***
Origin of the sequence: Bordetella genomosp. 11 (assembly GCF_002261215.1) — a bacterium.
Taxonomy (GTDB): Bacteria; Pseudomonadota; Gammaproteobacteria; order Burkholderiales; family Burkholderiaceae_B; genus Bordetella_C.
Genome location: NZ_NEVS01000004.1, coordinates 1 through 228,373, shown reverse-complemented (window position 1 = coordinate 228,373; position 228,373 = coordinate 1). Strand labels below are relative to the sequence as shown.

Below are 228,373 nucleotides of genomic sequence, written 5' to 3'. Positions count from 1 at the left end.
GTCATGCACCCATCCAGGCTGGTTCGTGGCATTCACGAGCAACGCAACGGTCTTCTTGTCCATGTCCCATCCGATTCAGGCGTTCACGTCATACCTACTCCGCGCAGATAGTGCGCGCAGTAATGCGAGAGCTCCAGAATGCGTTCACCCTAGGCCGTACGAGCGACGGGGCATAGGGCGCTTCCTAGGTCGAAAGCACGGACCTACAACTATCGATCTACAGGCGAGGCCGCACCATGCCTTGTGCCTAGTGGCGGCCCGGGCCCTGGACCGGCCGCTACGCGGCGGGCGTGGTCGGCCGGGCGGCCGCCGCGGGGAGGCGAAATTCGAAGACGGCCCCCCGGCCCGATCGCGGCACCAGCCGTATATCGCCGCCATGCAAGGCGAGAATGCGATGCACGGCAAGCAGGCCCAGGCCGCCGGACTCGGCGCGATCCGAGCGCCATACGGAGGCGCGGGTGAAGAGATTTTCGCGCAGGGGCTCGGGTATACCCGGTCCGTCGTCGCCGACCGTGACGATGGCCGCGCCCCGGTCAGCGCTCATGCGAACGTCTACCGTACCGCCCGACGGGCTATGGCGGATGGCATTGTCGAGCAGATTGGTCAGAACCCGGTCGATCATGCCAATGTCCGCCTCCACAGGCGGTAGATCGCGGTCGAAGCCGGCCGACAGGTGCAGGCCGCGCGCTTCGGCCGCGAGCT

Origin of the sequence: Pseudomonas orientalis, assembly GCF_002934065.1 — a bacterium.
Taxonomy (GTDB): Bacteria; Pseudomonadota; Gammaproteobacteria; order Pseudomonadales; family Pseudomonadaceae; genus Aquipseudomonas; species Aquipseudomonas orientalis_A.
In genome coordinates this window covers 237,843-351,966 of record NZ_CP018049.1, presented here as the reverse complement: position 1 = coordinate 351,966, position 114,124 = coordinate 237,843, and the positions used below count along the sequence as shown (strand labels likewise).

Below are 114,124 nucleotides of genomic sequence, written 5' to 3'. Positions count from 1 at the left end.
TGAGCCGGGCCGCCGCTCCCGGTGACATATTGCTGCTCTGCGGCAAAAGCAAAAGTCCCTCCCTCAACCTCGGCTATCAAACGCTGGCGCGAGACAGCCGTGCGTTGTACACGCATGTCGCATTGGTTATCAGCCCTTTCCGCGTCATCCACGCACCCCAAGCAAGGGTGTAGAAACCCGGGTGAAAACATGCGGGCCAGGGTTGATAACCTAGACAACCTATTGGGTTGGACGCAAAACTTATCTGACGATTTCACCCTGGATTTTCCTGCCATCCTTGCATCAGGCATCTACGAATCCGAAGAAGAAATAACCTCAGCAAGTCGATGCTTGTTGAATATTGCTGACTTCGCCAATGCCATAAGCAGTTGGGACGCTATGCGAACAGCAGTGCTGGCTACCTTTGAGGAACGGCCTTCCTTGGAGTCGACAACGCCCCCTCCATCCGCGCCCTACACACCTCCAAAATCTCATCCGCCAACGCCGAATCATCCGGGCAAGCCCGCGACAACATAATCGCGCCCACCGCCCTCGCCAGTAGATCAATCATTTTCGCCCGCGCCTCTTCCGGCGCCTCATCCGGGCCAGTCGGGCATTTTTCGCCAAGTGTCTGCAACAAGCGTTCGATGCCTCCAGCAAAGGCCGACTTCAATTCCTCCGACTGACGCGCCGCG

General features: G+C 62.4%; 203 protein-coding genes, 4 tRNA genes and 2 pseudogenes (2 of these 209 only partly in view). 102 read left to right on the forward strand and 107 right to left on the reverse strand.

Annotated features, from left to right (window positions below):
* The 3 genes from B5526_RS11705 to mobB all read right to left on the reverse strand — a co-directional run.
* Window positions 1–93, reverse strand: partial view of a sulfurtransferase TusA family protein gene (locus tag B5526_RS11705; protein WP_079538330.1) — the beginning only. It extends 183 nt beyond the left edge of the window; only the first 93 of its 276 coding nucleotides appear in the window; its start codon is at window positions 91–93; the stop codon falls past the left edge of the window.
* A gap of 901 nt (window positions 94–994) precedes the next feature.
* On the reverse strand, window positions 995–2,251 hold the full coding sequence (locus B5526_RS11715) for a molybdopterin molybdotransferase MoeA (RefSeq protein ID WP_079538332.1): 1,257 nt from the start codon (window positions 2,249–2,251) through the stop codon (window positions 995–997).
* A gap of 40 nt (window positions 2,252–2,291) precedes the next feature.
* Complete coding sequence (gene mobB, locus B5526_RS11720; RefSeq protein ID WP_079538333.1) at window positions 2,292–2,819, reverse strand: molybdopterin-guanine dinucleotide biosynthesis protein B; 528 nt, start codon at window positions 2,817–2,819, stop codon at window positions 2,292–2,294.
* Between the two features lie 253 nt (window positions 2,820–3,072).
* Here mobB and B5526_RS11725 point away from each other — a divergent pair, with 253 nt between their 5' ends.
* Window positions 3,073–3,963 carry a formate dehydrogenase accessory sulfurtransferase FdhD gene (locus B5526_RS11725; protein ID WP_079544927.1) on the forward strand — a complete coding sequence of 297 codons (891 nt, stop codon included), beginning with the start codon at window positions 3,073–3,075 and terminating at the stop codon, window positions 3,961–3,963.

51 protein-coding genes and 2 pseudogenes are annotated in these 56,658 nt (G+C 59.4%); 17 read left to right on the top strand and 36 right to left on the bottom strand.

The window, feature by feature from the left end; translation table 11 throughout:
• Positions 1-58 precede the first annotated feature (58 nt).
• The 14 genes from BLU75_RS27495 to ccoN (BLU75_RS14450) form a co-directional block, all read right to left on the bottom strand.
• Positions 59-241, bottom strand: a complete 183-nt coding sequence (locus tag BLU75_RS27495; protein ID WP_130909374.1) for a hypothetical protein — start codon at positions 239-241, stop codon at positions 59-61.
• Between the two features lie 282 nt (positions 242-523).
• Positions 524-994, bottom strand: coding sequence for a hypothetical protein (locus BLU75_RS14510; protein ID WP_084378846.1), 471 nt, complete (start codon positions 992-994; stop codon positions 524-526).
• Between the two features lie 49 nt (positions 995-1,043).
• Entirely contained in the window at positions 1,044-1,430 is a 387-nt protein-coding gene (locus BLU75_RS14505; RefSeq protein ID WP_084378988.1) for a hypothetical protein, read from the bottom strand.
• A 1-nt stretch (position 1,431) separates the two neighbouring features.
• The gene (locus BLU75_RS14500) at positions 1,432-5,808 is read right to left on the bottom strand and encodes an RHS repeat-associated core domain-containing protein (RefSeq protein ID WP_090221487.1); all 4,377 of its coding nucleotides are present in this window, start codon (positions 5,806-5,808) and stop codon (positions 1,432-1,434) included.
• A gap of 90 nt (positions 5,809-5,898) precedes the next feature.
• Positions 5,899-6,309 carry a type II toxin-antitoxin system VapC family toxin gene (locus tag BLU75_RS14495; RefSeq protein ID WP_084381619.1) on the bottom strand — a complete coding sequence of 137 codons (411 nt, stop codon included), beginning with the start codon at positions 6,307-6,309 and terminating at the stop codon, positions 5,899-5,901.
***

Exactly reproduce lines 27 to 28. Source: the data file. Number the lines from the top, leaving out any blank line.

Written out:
• Between the two features lie 282 nt (positions 242-523).
• Positions 524-994, bottom strand: coding sequence for a hypothetical protein (locus BLU75_RS14510; protein ID WP_084378846.1), 471 nt, complete (start codon positions 992-994; stop codon positions 524-526).